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What does it mean to have a sustainable relationship with your outdoor gear? 

It’s a question that I thought a lot about, maybe even too much, ahead of my hike with Fjällräven last month. When I’ve replaced a piece of gear in the past, was it for the right reasons? Was it really necessary? Or did I buy something new just for the sake of it? And how do I establish a better relationship with my gear in the future?

Well, I’d have a full day on the trail with Kaytlin Moeller, Fjällräven’s Brand Sustainability Manager, to help me get to the bottom of it.

We’d hike about 10 kilometres into Half Moon Beach in Golden Ears Provincial Park, before stopping for a quick snack and retracing our steps back to the trailhead.

The day’s objective was simply to celebrate being in nature; learning about local flora and fauna, discussing sustainability, while enjoying the medicinal qualities of time spent outside. Mostly it was eating salmon berries and taking pictures of cool looking trees. And this rings true to a core concept of Fjällräven’s brand: spending time outdoors doesn’t always have to be so hardcore. With more people than ever getting outside, it often seems there’s an underlying feeling of competitionwho can travel the furthest, the highest, or the fastest. That’s all well and good, but there’s also tremendous value in walking slowly through the woods, stopping frequently and just enjoying yourself.

But if Fjällräven preaches a more casual approach to getting outside, their approach to sustainability is anything but. Throughout the company’s history, there has always been a strong consideration of their ecological and environmental impacts.

This is very apparent in the company’s focus on materialfinding new methods and approaches to lessen their impact, often challenging the norms of the outdoor industry along the way. In 2009, the company rid their products of PFCs, the so-called ‘forever chemical’ that is an outdoor industry waterproofing standard. Unfortunately, it also happens to be carcinogenic. Instead, Fjällräven developed a variety of waxes and finishes to waterproof their products that are healthier to humans, and less harmful to the environment.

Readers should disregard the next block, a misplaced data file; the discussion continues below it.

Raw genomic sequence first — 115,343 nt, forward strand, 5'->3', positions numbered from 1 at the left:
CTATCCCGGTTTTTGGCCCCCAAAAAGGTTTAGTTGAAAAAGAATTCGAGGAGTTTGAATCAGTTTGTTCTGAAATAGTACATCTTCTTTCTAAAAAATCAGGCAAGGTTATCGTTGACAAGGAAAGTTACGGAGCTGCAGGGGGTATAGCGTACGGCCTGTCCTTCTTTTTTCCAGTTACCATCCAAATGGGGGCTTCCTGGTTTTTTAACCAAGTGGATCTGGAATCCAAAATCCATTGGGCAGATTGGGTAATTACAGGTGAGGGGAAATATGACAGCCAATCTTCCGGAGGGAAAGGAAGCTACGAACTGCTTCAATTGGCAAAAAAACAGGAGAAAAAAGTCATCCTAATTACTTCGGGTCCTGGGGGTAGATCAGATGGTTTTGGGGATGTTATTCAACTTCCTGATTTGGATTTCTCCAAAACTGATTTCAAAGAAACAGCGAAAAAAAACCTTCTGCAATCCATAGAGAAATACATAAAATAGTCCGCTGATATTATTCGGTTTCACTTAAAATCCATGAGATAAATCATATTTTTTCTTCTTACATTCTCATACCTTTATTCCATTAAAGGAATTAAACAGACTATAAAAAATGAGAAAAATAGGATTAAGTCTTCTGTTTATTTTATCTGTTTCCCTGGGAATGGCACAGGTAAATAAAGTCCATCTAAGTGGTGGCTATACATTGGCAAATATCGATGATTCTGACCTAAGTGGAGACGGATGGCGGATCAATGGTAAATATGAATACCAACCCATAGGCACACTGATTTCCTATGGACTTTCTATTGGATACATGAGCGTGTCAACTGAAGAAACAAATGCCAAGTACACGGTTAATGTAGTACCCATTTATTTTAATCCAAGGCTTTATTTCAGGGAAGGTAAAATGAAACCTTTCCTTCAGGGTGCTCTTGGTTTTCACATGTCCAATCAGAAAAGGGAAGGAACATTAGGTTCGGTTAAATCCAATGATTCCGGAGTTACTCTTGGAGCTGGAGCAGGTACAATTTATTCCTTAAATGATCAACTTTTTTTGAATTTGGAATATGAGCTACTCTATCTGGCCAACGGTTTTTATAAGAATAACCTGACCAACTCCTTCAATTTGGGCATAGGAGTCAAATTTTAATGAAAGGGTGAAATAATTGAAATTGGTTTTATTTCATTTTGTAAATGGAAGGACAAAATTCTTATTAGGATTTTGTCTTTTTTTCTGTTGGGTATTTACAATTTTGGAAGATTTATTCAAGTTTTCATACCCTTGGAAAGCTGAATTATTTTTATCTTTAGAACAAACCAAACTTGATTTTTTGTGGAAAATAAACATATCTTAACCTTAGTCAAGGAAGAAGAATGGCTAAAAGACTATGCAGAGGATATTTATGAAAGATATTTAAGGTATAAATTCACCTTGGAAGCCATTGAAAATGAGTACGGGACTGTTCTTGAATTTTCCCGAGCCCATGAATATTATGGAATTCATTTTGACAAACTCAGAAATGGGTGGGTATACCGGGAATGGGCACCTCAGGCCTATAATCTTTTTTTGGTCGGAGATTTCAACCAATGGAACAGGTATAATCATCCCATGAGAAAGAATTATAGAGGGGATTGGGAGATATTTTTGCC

But to a certain extent, there will always be an environmental impact associated with creating new products. Particularly when the outdoor industry follows trends so closely. For this reason, Fjällräven has a unique ‘producing on nature’s terms’ design ethos. As Moeller notes “it builds on the concept of durability and emotional longevity, our goal isn’t to hit every trend but focus on timeless, simple, and functional design. This concept also addresses our efforts to limit overproduction and increase efficiency during production to reduce waste.”

The term ‘emotional longevity’ in this context was interesting to me. But it makes sense. You have lived experiences that your gear shares with you. Maybe you’ve worn that down jacket on multiple fourteener peaks. Maybe that backpack traveled across Europe with you one summer. Or maybe those leather boots once belonged to your dad—sure they’re a little heavier than your friends’ modern footwear, but they were traversing glaciers before any of them were even born. In addition to the environmental benefits, this sentimental value is what makes caring for your equipment worth it. 

Alright, so what can you do to build and maintain this relationship with your gear?

First off, whenever possible, extend the life of your gear by repairing it, not replacing it. If you’re handy with a needle and thread, you can find countless DIY repair guides online. If that’s not your thing, take your gear into your local sewing and alterations shop. Fjällräven and several other outdoor brands also offer repair services on their products.

Secondly, the importance of appropriate product care can’t be understated. Wash your gear regularly and store it properly. This will significantly prolong the lifespan of just about any product. Again, if you don’t know where to start there are tons of guides online.

Finally, if you must buy new, buy something that will last. Look for things with lower impact materials such as organic cotton, traceable wool or recycled synthetics with reduced chemical use.

We live in a culture that does everything to encourage the adage ‘out with the old, in with the new’. Outdoor gear is now more fashionable than ever, and the temptation to keep up with the trends on your local rivers, ski hills or trails might be pretty overwhelming.

However, this only highlights the need to re-establish our relationships with our gear, and to value it properly. For our own sake, and the sake of our environment. Whether it’s taking that extra step to re-waterproof your jacket with PFC-free wax, repairing that sticky zipper, or just appreciating all the places you’ve pitched your old, familiar tent. Realize that a patina is good. It tells a story. It makes your gear unique.

And as I learned in my conversation with Fjällräven’s Kaytlin Moeller; “if you take care of your gear, it will take care of you.”

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